I was grouchy and short-tempered again last night, totally fed up with the kids and their favorite new activity that consists of running around shrieking until someone sustains a head injury, and while at least I wasn’t outwardly behaving like a goddamned harpy I could actually feel my brain shearing away from the confines of my skull, apparently attempting to escape out a nostril or ear-hole before lurching, grey and gelatinous, towards the microwave in order to self-immolate.

What is my problem, I kept wondering. I mean, sure, home life is chaotic lately, and it sucks that we can’t go outside to blow off energy, but have I just up and lost every single coping skill I was once in possession of? I’ve been exercising, I’ve been eating well, so why do I all of a sudden feel like I’m clinging to the last shreds of my personal sanity? What’s with this unfamiliar black cloud hanging over my head and the pervasive feeling of doom? Why am I so convinced everything would be a thousand times better if only I mixed salt, butter, sugar, and flour in a bowl and ate it until my pants ruptured? What . . . what’s my . . . oh.


You know, I never used to have problems like this during my . . . Special Lady Time. There was the requisite puffiness, snackiness, and maybe the occasional surprise weepies attack during a sappy commercial (damn you, Gerber, and your emotionally manipulative “Anything For Baby” campaign), but I don’t remember feeling like there was a weeklong hormonal Whack-a-Mole game where my mental stability used to be.

I’m vaguely wondering if Teh Crazy might be a side effect of the Mirena, although I’ve had it for two years with no ill effects. Well, except for the first few months, and all I’ll say about that is IF you get a Mirena right after birth—or in my case, as part of the surgical hoedown that is a C-section—your uterus will shrink afterwards, which will lead you to the shocking discovery that your Mirena has STRINGS, and I’m not talking about soft strings, I’m talking about something more like fishing wire, and these strings will need to be repeatedly trimmed while they are in your personal body, unless of course you LIKE having fishing wire in your Girl Parts.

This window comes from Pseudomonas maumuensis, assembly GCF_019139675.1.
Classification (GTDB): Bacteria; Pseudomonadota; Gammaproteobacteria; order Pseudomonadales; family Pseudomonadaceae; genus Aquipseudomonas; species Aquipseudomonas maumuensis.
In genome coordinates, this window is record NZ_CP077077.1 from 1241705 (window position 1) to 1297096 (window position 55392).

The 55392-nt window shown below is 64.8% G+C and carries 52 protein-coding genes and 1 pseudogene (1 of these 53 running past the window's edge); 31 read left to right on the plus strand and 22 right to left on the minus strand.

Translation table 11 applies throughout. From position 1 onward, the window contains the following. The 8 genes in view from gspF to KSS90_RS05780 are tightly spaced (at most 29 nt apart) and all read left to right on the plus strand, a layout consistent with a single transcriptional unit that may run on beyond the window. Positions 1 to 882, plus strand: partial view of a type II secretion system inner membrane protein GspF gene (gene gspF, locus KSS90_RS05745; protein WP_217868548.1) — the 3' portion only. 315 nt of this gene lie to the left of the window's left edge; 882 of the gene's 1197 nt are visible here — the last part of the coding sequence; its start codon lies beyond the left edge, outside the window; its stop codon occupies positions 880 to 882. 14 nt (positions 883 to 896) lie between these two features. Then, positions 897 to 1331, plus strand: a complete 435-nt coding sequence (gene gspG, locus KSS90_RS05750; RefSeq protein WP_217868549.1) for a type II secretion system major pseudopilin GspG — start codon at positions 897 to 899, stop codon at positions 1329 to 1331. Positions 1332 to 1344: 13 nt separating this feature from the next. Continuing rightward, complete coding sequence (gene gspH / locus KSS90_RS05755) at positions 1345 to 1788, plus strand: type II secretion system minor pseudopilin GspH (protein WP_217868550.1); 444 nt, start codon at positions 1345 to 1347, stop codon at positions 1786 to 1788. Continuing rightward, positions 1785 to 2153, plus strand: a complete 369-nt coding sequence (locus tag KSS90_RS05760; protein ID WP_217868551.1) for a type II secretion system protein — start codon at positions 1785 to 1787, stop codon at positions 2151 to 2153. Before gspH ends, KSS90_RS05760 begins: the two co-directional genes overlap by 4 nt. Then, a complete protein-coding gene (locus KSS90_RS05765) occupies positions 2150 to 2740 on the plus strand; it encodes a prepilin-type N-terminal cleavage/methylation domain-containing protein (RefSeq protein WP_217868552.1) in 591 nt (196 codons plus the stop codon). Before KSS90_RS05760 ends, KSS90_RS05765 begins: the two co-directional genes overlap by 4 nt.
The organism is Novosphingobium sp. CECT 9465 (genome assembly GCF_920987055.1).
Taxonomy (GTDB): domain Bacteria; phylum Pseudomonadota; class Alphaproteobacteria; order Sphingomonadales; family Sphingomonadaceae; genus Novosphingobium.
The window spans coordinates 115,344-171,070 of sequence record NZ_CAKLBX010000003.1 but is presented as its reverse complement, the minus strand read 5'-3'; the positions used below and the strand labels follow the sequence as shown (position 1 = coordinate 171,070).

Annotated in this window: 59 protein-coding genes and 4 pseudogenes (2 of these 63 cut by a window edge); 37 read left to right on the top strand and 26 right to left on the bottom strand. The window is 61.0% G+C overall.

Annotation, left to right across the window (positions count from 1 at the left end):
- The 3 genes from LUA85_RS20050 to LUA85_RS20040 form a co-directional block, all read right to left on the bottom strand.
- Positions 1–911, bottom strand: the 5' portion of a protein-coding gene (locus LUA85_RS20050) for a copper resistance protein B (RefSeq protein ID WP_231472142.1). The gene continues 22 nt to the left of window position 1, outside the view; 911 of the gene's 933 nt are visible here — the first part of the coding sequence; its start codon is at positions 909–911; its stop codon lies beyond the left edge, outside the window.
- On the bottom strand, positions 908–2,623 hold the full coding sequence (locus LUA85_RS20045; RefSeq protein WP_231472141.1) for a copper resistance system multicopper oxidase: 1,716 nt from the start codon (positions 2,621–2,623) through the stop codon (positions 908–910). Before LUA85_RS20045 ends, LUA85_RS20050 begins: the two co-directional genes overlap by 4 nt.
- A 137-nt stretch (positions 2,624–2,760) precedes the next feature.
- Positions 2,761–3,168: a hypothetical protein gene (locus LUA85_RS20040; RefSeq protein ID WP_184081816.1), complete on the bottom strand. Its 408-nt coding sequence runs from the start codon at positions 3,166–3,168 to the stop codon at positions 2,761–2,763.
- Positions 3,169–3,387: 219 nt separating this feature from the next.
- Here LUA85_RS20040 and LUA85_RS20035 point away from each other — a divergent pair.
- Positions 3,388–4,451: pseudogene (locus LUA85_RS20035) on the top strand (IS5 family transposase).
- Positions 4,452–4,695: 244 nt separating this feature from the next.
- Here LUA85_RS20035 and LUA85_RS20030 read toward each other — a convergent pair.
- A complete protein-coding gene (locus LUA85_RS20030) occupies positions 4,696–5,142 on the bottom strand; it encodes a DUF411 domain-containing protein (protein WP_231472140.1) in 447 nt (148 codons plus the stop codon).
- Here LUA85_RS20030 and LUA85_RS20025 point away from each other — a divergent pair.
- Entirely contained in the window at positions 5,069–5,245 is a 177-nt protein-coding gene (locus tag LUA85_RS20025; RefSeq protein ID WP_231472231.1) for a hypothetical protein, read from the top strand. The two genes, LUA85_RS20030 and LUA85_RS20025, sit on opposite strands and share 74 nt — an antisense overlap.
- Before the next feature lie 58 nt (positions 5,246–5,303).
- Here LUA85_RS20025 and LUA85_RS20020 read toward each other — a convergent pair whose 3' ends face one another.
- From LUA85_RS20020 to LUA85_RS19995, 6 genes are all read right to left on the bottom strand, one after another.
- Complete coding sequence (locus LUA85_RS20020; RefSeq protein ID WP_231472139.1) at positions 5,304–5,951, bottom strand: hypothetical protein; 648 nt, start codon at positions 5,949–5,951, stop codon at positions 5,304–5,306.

Or maybe I’m just getting older and my brain is more susceptible to fluctuating chemical imbalances. Or maybe parenthood is enough to drive anyone out of their freaking skull now and then. Or maybe this is why you can buy those tubs of pre-made cookie dough, so you can apply medicinally as needed.

So. During the course of Sunday afternoon, I:

• Screamed at the tantruming 2-year-old to SHUT UP

• Hauled thrashing toddler to his feet by the neck of his shirt and roughly shoved him towards the hallway, yelling GO TO YOUR ROOM, slammed his door shut behind him at top volume

• Stormed back to his room in order to pound on closed door as loudly as possible, still yelling

• Told the 4-year-old he was being a crybaby for howling when his brother pulled on his shirt

• Fought with husband over something stupid

• Yelled GET OVER IT at toddler for crying about his new shoes

• Yelled at 4-year-old to GROW THE HELL UP after the millionth brotherly wrestlefest ended with him crying

I was ugly, furious, out of control. I imagine my face, transformed by anger, and what it must look like to my children. The unattractive parentheses on either side of my cheeks deepened, brows creased, mouth open. A terrible witch.

At one point, Dylan acted out after being told to stop misbehaving. He threw his cup on the floor with a loud clatter, staring at me, and I started to walk towards him to—I don’t even know. Bark at him not to do that, probably. And Riley saw me coming and clapped his hands over his ears.

I had yelled so much during that day my boy was covering his ears.

At the end of the evening, I made cookies and ate a large amount of the dough. I took three beta blockers. I talked with Riley about how if he needs an adult to intervene when he and Dylan are playing, he should ask for help instead of crying. (Which he immediately put into effect during their next tussle: “Mom! Help! HELLLP!”) I sat Dylan on my lap and indulged his bottomless desire to surf Flickr for pictures of animals. I took slow, deep breaths.

Too late, though. The day had happened, every shameful, shitty, regrettable moment. The moments I hope they forget. Oh please. No need to keep those memories, babies. It’s my job to hold them and learn from them, not yours.

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